Gobo Questions...!!!

Schniapereli

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Nov 19, 2006
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Provo, Utah, United States
OK. 2 questions...

1. At our school, we have no donuts. (Neither the pastry, nor the lighting accessory) But, we have printer's tin, and I also have some tin from a frozen lasagna my mom made. I have searched various places on the internet, and could find the size of the square to make, but could not find the size of the hole. I need to know how big the hole should be on an ETC Src 4 ERS.
Also, I would like to make the donut out of the lasagna tin material, if it will sustain the heat. (we just want to make 1 for the show right now, but maybe more) If the lasagna tin material is not durable enough to withstand the temperature at the gobo slot, then I would make one out of printer's tin, but only if I have to.

2. I have heard of people using tranparencies printed off to use as gobos for Selecon lights. (they put it in the gel slot) So, I was wondering, can this be done with the ETC Src 4 ERS? I know Selecon fixtures are a lot cooler because of the MCM, but the ETC lights are hotter. Can it withstand the heat, and can it be focused enough to get a nice image? Also, how long would it take to burn out...?
 

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With the transparencies... no way, not in a s4, it will melt in .3 seconds... and from the Apollo website were most people get donuts, 2.5" hole to 3" will do ya. Depending on the degree of instrument you are using, the hole needs to be larger or smaller.
 

jmabray

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Feb 9, 2007
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Dallas, Texas
Ummm... as for the transparency issue - what was said above was not entirely true.

If you have a piece of equipment that Rosco makes called an Image pro - you can do the transparency thing. But you need the Image pro to do it. The image pro is basically a fan that blows air across the "slide" to keep it cool enough - it also has a piece of heat resistant glass in there that blocks the heat from the lamp. This device lives in the Iris slot of a source 4.

go to the rosco website and check it out. www.rosco.com

Jeff
 

icewolf08

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Here is the deal with the Selecons. Due to the way the the Selecon is built with the cold mirror the temperature at the gate is theoretically cool enough to use even inkjet transparencies in the template slot. Selecon gives instructions on this on their website. They require you to bench focus the unit in a specific way, and they don't recommend using a transparency for extended periods of time unless you use something like the ImagePro.

In a Source Four the temperature at the gate is hot enough to make steel templates glow red hot. Without the protection of a device like the Image Pro any plastic would melt near instantly. Even things like blackwrap and foil burn up in the template slot of a source four.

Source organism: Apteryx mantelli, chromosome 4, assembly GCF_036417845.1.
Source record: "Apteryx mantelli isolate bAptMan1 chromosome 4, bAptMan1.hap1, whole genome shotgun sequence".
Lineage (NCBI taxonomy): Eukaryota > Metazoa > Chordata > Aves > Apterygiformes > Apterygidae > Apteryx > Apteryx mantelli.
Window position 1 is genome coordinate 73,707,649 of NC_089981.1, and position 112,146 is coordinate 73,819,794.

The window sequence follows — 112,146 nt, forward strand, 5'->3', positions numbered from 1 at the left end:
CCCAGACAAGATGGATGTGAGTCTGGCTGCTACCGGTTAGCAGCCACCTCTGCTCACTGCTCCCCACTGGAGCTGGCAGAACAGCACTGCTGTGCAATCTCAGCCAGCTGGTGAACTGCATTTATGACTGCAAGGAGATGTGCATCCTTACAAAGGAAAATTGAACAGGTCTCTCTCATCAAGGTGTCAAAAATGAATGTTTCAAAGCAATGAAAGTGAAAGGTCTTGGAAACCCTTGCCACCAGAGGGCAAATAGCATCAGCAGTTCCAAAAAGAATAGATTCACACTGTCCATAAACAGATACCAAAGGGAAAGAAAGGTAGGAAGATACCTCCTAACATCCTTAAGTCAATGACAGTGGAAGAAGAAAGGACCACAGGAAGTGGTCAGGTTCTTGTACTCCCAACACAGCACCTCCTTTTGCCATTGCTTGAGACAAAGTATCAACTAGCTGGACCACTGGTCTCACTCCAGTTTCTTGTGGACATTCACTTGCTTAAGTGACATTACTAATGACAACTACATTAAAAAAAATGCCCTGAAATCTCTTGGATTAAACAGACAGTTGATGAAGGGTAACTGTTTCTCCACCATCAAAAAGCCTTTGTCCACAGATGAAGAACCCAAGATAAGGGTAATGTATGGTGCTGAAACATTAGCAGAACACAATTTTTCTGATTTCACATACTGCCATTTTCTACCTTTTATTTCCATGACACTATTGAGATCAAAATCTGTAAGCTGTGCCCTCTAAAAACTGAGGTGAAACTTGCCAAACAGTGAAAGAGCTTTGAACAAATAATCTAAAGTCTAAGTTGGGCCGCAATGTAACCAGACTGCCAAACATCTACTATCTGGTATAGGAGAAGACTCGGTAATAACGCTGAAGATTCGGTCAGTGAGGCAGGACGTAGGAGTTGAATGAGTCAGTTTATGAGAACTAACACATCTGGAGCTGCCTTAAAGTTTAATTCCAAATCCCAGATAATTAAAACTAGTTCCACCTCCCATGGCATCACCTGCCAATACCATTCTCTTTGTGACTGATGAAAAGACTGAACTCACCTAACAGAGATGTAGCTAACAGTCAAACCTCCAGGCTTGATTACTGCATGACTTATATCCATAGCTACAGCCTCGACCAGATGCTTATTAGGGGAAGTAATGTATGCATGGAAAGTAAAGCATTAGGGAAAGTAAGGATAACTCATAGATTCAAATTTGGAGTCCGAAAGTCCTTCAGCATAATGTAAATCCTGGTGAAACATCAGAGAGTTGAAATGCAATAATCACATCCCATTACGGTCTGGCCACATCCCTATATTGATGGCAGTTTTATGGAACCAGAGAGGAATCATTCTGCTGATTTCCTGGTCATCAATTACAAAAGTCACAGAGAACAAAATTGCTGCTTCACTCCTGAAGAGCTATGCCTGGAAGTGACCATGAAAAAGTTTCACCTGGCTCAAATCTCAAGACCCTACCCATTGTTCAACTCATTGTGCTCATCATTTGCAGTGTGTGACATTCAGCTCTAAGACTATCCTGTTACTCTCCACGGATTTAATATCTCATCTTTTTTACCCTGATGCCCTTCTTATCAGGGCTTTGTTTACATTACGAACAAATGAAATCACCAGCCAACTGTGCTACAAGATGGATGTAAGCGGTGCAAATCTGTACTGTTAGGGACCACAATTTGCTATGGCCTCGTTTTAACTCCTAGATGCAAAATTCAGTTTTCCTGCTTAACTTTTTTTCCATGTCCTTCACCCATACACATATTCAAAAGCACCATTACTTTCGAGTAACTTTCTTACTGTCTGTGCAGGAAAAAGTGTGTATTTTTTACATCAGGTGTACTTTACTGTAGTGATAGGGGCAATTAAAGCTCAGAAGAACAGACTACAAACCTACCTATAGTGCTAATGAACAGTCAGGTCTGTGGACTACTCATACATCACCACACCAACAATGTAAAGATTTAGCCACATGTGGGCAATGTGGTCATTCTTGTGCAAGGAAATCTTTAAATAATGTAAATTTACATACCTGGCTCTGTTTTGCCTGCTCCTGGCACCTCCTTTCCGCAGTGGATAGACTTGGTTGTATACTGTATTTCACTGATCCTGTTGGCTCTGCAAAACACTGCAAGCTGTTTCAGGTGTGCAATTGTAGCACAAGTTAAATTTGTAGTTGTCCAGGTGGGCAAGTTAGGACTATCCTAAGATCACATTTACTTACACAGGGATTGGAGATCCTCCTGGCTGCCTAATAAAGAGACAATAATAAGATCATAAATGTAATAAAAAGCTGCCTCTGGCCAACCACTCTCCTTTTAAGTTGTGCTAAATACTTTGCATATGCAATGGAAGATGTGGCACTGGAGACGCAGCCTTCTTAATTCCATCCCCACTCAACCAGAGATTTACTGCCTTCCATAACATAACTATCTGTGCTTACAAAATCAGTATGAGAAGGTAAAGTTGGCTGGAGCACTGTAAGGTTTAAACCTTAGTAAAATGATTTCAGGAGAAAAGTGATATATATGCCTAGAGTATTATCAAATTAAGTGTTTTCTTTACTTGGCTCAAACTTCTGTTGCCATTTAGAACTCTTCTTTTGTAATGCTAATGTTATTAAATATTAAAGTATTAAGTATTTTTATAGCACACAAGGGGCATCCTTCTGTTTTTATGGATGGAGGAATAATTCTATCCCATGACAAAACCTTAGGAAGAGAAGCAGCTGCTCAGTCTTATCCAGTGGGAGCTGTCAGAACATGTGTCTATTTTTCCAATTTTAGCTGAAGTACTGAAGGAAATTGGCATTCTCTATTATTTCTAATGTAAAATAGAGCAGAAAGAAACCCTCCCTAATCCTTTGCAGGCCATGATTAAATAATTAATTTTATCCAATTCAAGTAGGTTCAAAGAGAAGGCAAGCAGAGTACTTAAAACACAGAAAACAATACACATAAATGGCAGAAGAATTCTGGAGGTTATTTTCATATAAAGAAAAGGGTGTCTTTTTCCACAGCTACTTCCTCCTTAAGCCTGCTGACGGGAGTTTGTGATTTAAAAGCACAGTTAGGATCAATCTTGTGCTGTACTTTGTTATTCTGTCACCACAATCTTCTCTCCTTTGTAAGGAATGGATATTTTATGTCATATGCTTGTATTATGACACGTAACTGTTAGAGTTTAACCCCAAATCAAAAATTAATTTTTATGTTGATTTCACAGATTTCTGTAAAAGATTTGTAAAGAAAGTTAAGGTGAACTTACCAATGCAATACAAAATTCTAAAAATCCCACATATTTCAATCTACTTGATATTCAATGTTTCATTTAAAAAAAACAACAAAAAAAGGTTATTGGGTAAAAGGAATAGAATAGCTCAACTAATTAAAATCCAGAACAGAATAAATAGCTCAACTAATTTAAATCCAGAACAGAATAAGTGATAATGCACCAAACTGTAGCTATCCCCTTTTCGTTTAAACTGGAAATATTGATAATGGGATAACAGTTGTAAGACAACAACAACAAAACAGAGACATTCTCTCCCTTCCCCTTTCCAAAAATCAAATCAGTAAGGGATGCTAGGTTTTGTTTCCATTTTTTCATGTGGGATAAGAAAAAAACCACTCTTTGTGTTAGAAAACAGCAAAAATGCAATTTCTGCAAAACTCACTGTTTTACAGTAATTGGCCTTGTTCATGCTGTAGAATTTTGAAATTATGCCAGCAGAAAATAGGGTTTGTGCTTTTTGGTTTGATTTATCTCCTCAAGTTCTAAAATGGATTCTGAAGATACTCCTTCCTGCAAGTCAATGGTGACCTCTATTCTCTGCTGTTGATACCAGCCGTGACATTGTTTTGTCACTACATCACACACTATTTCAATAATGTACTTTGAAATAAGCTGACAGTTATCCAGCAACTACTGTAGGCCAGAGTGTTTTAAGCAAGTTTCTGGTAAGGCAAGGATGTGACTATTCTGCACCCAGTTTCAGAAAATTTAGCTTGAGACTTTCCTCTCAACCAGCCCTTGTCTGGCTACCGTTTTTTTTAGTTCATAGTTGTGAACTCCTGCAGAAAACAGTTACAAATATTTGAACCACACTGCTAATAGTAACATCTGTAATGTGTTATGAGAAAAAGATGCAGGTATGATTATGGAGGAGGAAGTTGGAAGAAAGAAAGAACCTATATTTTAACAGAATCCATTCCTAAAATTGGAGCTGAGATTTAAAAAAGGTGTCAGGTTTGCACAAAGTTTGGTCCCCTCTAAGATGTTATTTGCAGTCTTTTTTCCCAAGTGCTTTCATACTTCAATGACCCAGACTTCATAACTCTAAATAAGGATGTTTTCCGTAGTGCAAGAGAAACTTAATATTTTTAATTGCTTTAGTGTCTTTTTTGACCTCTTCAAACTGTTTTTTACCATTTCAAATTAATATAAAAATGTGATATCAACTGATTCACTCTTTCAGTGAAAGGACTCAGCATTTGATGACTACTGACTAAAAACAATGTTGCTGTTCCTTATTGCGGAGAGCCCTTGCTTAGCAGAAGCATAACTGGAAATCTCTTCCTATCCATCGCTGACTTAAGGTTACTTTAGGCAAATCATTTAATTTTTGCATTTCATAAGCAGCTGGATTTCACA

gafftaper

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Yeah those Selecons are very cool... literally. They vent all their heat straight out the top. So after an hour worth of use you can actually touch the lens and barrel. I question how good of an image you would get from a transparency but I believe you can do it.

As for make your own gobo material I would use a slightly heavier material than those thin aluminum lasagna pans. It would probably handle the heat but it's awfuly thin. I've always used cheap pie pans or pizza pans. They only cost a couple dollars and have a little more strength than those aluminum pans.
 

Van

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gafftaper

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A little more on Selecons for those who don't know the instrument:
The Selecon ellipsoidal is "L" shaped. The lamp mounts into an ellipsoidal mirror chamber pointing up at a dichroic filter at a 45 degree angle. The filter reflects visible light, sending it forward to the lens tube, and allows everything else (mostly heat) to pass through and continue up and out the back of the instrument. They round it off with a nice heat sink back there to radiate it the rest of the way. The front of the instrument stays amazingly cool because of this process. They also have really great optics that are as crisp or better than a S4 with a donut... very similar to the new S4 EDLT's It would not surprise me if you could print a standard transparency on your ink jet printer, throw it in a gel frame in a Selecon and get a decent image for a limited period of time.

P.S. Bench focusing rocks on a Selecon. You can flip the heat sink up and look through the dichroic filter (which dims the lamp output dramatically) directly at the lamp. You then simply twist some knobs and center the lamp while you look at it. It's REALLY easy.
 

DarSax

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May 3, 2006
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Bethesda MD
Yeah pretty much, not to hijack this thread, but Selecons are like the coolest things ever. I wish they were more standard D:.
 

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